Chromebook sales are up according to numerous sources, but the market’s growth could be stalled by an incoming onslaught of low-cost Windows laptops like the HP Stream. It’s hard enough for Google’s Chrome OS platform to compete with Windows, so one way to fend off the threat of such cheap notebooks is to lower the pricing bar even further.
It seems like this is the strategy Lenovo is adopting. Digitimes claims, quoting “Taiwan-based supply chain” sources, that Lenovo is mulling such a shift of its Chromebook business.
At least one Lenovo Chromebook model coming in early 2015 will target the sub-$170 market, Digitimes says. To our knowledge, that’s uncharted territory for today’s notebooks, whether they’re running Chrome OS or Windows.
The cheapest Chromebooks released in 2014 have gone for around $200 at launch. Some can be bought for less than that these days, like Acer’s $180 Chromebook 11 CB3-111-C670. However, none started out so low, from what we’ve seen.
Digitimes says Lenovo will rely on Rockchip to supply the CPUs in these ultra-cheap Chromebooks. A direct rival of MediaTek in Asia, the China-based CPU maker isn’t quite as prestigious as Intel or Nvidia are in the Western hemisphere.
However, their ARM-based processors will undoubtedly enable Lenovo to charge less for future Chromebooks while saving them from losing a great chunk of its profit margins. Nonetheless, Digitimes estimates that profits will shrink for Lenovo, as well as laptop makers on the whole.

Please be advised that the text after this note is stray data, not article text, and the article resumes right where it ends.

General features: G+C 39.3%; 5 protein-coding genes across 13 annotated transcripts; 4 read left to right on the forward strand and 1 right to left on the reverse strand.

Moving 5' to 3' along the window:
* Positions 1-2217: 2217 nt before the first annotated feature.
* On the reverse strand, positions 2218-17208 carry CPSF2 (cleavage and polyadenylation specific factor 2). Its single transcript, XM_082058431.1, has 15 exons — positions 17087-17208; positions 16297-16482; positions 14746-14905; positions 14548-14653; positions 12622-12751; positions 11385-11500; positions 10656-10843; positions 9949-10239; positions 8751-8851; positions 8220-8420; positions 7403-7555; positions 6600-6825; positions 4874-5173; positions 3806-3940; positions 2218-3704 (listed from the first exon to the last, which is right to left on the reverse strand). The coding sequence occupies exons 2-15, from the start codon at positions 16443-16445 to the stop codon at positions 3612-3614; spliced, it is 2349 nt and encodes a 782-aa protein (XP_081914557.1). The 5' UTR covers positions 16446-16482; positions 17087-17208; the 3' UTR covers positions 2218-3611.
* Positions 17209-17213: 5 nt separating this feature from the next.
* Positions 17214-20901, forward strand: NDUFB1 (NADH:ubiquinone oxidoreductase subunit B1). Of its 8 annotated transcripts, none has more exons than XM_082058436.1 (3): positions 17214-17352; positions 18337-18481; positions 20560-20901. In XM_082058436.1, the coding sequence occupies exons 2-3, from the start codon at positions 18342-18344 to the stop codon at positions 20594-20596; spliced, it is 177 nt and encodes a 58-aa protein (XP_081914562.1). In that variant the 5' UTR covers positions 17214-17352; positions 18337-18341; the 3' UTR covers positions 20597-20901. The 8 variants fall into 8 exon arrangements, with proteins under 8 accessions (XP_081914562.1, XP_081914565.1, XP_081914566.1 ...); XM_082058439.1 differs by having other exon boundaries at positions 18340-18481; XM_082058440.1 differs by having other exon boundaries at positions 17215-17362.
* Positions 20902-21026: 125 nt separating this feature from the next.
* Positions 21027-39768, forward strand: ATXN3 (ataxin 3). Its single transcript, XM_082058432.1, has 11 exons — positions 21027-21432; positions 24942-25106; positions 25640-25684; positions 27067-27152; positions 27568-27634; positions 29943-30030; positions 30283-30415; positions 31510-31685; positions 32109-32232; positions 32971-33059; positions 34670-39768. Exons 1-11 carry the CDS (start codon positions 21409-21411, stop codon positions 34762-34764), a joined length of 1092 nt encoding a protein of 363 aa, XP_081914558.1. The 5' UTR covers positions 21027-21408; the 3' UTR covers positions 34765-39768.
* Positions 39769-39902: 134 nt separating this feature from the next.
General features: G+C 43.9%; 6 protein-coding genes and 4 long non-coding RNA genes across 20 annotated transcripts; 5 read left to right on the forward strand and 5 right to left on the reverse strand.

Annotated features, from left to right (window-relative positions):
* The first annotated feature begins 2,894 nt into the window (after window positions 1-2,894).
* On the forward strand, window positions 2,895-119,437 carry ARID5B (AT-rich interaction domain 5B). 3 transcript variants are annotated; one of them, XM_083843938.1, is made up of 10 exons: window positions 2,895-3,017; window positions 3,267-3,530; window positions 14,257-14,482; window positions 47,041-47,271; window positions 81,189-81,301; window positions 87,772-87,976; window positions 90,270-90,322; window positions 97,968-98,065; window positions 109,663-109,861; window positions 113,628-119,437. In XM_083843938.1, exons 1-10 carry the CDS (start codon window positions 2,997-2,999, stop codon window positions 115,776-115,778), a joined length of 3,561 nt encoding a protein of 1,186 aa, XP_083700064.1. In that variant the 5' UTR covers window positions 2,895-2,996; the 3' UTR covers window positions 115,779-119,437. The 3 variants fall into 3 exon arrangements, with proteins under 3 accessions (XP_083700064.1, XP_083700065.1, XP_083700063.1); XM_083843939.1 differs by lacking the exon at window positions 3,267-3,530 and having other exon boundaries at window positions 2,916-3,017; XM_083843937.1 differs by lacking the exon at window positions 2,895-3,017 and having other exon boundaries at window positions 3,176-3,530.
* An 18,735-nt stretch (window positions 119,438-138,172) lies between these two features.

On the bright side, Digitimes says that the Chinese money-making machine should see an increase of over 212 percent in Chromebook shipments next year, which amounts to roughly 1.5 million units. Currently, Lenovo isn’t at the top of the Chromebook-producing mountain, as Acer and Samsung dominate the tiny, but thriving niche.
Consider this – total Chromebook sales are predicted to top six million in 2014, and double to 12 million next year.
Lenovo’s best Chromebook to date is arguably the “multi-mode” IdeaPad N20P. Available on Amazon for over $300, the 11.6 inch unit offers touch on a low-resolution 1,366 x 768 screen. So, it’s no wonder that Lenovo is still an underdog in this space.
Power isn’t its strongest suit either, as it comes with an Intel Celeron N2830 CPU, and 2GB RAM under the hood. Battery life is rated at a solid 8 hours, and it lasted just over seven hours in our tests.
It will be interesting to see how a Rockchip-powered Lenovo Chromebook will stack up with the company’s previous offerings, and its competition in this area as well.
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